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Hemagglutinin (HA) - Cell Binding protein in Avian Influenza


Jack Cerchiara,'06 and Brendan Holsberry, 07


I. Introduction

The Influenza A virus is an orthomyxovirus, and its receptor binding complex is comprised of two primary structural proteins, Hemagglutinin (HA) and Neuraminidase (NA). It has been determined that Hemagglutinin is the primary protein responsible for binding to receptor sites on the cell membrane, allowing the virion to enter the cell (Subbarao 2000). Hemagglutinin is species specific binding protein that binds only to matched sialic acid receptors in host cells (Subbarao 2000). The molecule under study here is the HA protein extracted from the H1-human influenza strain.

The structure of Hemagglutinin is very similar between strains, and differs in only a few structural difference. What makes this strain differ from the H5N1 influenza now posing a pandemic threat is the speficity of its binding regions, which will be the basis of this study. What makes this strain of influenza so dangerous is both its rapid ability to evolve and the fact that mammals, specifically humans contain to immune defenses against this avian strain (Suarez 2000). In 1918, a strain of influenza A virus killed 20-40million people worldwide and the World Health Organization estimates nearly 7 million dead and 1 billion ill from an outbreak of the current H5N1 strain (Horimoto 2001).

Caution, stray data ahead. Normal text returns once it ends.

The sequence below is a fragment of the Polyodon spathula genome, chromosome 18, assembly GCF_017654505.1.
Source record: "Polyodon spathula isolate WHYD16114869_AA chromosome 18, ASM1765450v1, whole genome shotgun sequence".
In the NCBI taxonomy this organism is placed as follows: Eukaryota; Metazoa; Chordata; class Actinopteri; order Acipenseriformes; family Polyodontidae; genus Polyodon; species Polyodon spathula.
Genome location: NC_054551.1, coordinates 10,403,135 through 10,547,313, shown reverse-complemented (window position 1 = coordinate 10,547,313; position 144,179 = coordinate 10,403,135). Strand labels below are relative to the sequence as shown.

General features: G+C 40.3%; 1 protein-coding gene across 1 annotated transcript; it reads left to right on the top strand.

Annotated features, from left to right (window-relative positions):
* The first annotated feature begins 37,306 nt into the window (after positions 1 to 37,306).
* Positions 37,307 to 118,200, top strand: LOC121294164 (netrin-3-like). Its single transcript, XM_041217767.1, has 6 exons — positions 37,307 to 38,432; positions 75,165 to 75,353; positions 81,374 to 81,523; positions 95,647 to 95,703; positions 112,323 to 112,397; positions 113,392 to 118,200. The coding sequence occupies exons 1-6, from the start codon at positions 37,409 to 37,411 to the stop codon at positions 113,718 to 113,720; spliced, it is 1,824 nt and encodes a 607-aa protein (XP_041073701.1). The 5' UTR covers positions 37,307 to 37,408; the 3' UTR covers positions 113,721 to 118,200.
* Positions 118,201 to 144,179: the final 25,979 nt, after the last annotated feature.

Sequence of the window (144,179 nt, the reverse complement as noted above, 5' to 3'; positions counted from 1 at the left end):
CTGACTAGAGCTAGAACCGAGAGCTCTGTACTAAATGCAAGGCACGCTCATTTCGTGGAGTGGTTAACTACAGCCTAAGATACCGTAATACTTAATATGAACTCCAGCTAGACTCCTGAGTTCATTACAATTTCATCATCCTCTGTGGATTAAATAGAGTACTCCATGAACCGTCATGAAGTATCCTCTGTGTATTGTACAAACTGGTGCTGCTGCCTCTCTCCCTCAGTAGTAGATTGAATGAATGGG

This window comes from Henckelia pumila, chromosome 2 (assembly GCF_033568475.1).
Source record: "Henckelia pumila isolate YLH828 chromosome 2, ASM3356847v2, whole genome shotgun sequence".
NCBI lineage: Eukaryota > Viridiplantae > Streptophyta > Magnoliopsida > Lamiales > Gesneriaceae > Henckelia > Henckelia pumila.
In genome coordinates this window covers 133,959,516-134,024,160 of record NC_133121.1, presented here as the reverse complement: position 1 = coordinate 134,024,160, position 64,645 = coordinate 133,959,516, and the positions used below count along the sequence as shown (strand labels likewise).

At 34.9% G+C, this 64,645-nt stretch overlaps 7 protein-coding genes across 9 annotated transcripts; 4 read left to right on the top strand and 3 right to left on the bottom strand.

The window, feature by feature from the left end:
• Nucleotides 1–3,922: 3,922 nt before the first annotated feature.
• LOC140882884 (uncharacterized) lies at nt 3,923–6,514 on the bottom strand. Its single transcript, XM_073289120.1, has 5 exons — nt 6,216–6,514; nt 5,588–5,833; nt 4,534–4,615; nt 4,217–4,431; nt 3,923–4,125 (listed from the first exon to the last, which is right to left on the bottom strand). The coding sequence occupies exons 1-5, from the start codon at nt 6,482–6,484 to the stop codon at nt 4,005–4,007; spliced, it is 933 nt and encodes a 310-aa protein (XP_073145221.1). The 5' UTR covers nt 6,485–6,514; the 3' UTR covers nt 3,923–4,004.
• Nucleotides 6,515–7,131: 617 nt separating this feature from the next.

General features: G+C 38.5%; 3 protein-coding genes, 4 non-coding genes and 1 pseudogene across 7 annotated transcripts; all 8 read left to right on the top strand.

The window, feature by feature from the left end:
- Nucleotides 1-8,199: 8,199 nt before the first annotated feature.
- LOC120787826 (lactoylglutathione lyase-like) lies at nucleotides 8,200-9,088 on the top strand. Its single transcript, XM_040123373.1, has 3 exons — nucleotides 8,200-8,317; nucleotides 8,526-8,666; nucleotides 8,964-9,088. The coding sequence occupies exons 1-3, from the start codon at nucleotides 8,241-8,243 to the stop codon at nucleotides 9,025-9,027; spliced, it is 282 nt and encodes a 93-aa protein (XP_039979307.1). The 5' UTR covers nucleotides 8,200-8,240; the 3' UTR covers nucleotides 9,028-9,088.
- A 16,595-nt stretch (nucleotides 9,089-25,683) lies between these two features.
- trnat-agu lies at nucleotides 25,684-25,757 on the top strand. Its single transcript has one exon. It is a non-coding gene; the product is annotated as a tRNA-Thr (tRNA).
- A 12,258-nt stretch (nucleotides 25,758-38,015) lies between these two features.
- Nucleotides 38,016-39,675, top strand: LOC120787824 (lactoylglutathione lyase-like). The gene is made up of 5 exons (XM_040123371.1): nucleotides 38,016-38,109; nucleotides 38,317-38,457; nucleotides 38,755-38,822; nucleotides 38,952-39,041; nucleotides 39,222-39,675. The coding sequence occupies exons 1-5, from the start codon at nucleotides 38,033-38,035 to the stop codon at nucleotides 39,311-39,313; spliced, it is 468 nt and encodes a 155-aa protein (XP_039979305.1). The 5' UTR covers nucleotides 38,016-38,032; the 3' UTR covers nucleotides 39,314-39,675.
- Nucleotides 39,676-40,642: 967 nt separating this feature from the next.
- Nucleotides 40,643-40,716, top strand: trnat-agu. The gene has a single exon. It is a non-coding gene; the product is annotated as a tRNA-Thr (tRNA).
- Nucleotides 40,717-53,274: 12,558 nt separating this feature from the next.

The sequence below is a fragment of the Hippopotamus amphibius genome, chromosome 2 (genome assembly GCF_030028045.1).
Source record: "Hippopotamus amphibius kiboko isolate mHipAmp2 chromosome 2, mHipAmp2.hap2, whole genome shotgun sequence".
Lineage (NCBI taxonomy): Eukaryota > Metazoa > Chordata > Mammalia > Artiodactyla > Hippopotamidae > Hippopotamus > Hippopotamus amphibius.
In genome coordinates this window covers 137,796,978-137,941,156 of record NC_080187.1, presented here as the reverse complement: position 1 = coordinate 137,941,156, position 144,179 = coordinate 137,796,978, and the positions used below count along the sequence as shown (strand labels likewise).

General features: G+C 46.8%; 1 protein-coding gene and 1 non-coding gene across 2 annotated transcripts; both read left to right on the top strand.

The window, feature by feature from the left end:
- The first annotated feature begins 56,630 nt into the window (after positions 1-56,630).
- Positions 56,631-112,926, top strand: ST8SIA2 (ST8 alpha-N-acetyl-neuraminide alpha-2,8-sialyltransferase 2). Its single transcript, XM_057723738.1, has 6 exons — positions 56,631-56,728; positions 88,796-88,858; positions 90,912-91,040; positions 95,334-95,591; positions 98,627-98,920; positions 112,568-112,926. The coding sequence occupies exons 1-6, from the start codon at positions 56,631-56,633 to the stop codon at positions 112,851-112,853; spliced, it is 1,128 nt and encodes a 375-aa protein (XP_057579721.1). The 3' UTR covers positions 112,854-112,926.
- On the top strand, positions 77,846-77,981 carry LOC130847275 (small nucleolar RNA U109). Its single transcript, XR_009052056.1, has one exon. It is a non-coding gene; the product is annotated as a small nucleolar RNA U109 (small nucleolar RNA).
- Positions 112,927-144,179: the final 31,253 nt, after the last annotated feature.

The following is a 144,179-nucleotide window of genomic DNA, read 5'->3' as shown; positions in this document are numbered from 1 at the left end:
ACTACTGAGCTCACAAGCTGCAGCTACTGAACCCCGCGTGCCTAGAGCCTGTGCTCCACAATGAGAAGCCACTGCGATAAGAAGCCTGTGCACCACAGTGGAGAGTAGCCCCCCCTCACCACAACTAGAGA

Why look at Hemagglutinin?

Researchers have been able to determine that Hemagglutinin (HA) is a species specific binding protein that allows for the virus to bind to the cell membrane of host respiratory cells and propagate through cellular processes. By examining this process, medical researchers hope to determine a vaccine that may prevent this binding from occurring, thus preventing host infection.

II. General Structure

Hemagglutinin is a trimer protein composed of a globular domain and a stem domain, divided along the longitudinal axis of the protein . As was stated, HA protein is made up of three monomers; HA1, HA2, and HA3 domains . Each of these monomers is comprised to two subdomains, in the stem domain the two helix are bonded at Phe-88 to Phe-63 a clear difference between influenza strains, in the avian H5N1, it displays a inward facing Phenylalanine ring, while H1- human strains display an outward facing ring shown here. Along the longitudinal axis, the protein is comprised of structural alpha-helices and beta sheets are seen especially in forming the "bonding depression" in the globular region which will be discussed in the following section.